Originally Posted by Maple Leaf Mackem
I 'Ahem' borowed this from the "When Saturday Comes" forum, it brings the Mags financial mess into cold reality
Question: So, how bad is the financial situation at Newcastle, anyway? With big salaries and not much prospect of getting rid of them (Xisco, presumably, is the new Benito Carbone), are they destined for financial ruin or are Ashley's pockets big enough to carry them through? Inquiring minds want to know.
Their current wage bill is at least £1.1m a week (before employers tax and national insurance). But with TV money slashed (the parachute payment and Championship deal is worth less than half the Premiership TV deal), and other income going the same way (clubs can charge a lot more for corporate hospitality of the opposition is Manchester United or West Brom than they can for Sheffield United or Scunthorpe), Newcastle desperately need to clear the wage bill.
When Leeds went down, income was less, but their highest players were on £30-50k a week. Newcastle have (according to Match of the Day) fifteen players on £50k a week or more. These include Michael Owen (£115k), Mark Viduka (£80k) and Damien Duff (£70k).
As a comparison, when Ipswich were relegated, their five highest earners were on £32k (Sereni), £32k (Finidi) and £20k (Hreidarsson, Holland and Stewart) a week. Ipswich entered administration the following February.
Part of that reason was because not enough wages had come off the books (Sereni was on loan to Lazio, Finidi had settled his contract for less than half it's worth, and Stewart had been sold to Sunderland).
As well as those at Newcastle, on over £50k a week, there are another eight on between £15-40k a week. All 23 will need to go if Newcastle are to stay afloat.
The good news is that Cacapa, Michael Owen, Peter Lovenkrands, David Edgar (not one of the 23) and Mark Viduka are out of contract.
The bad news is that between now and the end of June, they will have to be paid six weeks wages (£1.5m+). The further bad news is that before a player leaves a club two things need to be paid. Any outstanding transfer fee to his previous club, and any outstanding loyalty bonus to the player.
How these works are as follows:
Transfer fees (even fixed fees) are rarely paid up front. They have to be paid over three years (cross-country) or the length of the contract (between English clubs). One payment up front, then another after each year. For a three year deal, usually four of 25%, but a minimum of 25% is paid as the first instalment.
Loyalty payments: Usually the signing on fee, although some players can command both. Usually a years salary (in the case of 4/5 year contracts) spread across the contract paid in instalments similar to the transfer fee. The only way a player waives their right to these payments are if they submit a written transfer request, otherwise, if they are sold early, they get anything outstanding because it's not their fault the club has sold them early, so they should not lose out. Players have been known to agree to recieved what they are owed over the original length of their contractm, but this isn't always wise(see United, Leeds).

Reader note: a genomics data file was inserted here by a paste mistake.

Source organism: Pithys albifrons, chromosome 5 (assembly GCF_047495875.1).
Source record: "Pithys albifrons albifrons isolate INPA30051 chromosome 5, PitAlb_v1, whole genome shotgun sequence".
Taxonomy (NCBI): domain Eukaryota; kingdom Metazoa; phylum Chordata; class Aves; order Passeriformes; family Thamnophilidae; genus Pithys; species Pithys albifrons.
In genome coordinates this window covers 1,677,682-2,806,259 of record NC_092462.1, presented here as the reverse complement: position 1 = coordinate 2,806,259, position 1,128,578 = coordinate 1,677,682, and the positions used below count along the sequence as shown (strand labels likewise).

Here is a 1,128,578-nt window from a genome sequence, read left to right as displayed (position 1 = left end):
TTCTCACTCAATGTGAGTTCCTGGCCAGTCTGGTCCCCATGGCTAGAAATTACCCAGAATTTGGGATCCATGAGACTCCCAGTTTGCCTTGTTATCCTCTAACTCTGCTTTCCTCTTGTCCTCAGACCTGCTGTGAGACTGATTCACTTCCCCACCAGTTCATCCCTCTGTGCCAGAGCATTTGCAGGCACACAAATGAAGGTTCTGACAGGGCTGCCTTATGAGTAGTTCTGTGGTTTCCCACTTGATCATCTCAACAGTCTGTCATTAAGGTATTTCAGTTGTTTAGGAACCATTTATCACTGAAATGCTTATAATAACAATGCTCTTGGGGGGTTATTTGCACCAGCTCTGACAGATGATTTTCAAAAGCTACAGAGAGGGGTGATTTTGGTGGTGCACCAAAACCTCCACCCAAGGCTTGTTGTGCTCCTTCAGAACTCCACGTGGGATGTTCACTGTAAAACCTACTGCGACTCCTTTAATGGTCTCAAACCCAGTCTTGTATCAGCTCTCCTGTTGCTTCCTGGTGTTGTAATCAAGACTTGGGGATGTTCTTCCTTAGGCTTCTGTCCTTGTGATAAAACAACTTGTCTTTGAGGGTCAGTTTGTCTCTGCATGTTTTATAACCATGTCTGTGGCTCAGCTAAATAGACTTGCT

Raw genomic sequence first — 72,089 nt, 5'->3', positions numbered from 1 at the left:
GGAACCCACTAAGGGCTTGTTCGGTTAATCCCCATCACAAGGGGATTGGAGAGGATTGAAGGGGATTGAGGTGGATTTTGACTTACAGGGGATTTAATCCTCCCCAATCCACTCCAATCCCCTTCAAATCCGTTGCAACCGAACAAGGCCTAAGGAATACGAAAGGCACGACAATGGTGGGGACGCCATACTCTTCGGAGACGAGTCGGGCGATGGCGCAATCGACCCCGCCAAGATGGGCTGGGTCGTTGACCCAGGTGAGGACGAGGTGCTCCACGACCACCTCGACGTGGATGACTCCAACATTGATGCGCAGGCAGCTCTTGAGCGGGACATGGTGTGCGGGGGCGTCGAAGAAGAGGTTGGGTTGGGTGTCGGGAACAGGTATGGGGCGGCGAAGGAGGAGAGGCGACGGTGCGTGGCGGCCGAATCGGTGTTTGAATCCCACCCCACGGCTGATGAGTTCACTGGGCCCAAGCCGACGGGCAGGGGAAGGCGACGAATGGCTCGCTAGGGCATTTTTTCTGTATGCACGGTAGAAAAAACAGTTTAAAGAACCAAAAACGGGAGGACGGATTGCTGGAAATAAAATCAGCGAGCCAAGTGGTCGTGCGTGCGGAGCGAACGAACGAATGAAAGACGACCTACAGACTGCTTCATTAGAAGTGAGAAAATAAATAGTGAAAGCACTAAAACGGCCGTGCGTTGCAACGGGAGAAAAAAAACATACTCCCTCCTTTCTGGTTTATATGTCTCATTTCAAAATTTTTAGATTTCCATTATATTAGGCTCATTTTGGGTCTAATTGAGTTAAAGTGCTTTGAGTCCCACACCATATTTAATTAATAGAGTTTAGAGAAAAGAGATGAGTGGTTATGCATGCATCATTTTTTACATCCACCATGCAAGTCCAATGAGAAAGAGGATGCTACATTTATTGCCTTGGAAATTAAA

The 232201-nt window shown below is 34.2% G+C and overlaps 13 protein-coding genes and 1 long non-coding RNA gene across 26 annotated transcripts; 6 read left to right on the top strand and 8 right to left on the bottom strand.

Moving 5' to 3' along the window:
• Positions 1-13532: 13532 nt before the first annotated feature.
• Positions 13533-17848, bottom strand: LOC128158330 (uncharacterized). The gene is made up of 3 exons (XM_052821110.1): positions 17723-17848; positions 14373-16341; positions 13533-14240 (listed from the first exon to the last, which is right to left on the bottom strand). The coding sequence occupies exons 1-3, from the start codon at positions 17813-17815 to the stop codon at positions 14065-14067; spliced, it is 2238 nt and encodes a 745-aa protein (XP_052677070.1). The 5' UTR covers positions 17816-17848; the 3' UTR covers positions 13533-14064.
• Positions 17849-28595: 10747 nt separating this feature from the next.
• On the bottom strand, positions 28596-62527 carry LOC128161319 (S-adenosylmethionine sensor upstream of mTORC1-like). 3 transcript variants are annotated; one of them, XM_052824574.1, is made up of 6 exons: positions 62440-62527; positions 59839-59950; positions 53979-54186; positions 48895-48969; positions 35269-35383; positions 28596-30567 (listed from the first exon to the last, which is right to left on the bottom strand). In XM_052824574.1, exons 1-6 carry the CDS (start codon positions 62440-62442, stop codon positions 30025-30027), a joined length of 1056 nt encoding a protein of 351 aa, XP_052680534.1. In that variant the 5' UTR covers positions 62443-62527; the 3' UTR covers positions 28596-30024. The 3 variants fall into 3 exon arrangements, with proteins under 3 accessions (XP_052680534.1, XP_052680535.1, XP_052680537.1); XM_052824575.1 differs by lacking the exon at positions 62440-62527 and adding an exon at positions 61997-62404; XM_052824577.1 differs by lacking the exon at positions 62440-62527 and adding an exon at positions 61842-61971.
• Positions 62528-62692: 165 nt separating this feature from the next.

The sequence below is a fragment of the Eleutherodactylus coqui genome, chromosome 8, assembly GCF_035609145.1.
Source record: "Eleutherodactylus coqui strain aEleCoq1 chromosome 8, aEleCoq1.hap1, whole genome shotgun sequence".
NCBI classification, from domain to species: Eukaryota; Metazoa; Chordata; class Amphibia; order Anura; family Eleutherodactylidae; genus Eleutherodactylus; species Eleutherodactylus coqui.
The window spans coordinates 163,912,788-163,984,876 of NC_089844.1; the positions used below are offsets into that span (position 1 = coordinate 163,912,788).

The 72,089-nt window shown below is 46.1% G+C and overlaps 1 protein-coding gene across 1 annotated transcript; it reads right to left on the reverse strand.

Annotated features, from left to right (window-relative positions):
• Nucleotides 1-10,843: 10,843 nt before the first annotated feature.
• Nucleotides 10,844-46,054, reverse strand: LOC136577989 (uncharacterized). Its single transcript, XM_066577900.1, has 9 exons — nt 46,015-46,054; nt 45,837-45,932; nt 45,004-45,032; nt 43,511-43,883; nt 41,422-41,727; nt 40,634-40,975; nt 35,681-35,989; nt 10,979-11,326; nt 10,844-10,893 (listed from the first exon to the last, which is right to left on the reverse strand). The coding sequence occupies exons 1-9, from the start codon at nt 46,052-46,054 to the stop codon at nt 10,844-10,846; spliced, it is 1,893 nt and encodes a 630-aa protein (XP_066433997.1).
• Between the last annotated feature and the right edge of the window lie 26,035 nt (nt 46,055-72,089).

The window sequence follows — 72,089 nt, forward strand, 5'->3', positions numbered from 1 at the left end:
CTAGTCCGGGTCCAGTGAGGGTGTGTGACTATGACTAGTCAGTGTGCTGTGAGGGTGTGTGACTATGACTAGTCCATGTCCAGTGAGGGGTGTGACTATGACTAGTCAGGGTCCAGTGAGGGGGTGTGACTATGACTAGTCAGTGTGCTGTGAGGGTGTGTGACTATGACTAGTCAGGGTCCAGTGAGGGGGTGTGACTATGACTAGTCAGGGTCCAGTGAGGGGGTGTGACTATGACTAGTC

These are usually the two things that cripple clubs that get relegated.
Now in the case of the five out of contract players, there are no outstanding transfer fees (Owen's was paid up by 2008, the others all arrived on free transfers). However there are loyalty bonuses worth anything up to £4m oustanding - don't forget Viduka and Owen are the two highest paid players. So, Newcastle have to pay £5.5m to players that will never play for the club again, on the grounds the club cannot afford to renew their contracts.
Which is half of the six of the TV parachute payment, or almost double the Championship deal.
And that leaves a wage bill of at least £860k a week (£44.3m). And a lot of players on long contracts - of the other 18 that need to go, Geremi, Beye and Butt have deals until 2010, Martins, Duff, Bassong and Stephen Taylor until 2011, Enrique, Barton, Guthrie, Harper, Smith & Ameobi until 2012, and Coloccini, Nolan, Ryan Taylor, Gutierrez, Xisco and Carroll until 2013.
Taking two assumptions (that all transfer fees are paid in the stages outlined above, except Nolan and Ryan Taylor who arrived in January, and according to Ashley whose fees were paid in full in Jan), there is £29m outstanding on the transfer fees of the other 17 players, and approximately £34.4m on the loyalty bonuses. £63.7m in total. (Over £10m more than the estimated income for a season for a Championship club Newcastle's size). In that respect, it would almost certainly be cheaper to give it a try. However, if it fails...
In other words, if the wages of the players concerned don't cripple Newcastle, the fees the club will need to pay to get the players off the books will - because Bassong may have been worth £8m last week, but once clubs know that a side is desperate for cash - and no-one in football is under any illusions about Newcastle's position - player values drop by about 75%.
And because of the need to settle fees and contracts, Newcastle will need to ask for all fees up front - reducing the fees even more, and reducing the income for future years.
(all estimates are based on reported fees, wages and contract lengths, anything inflated to please the fans at the time, will inflate estimates here, £10k a week max assumed for Edgar, Tozer and Krul)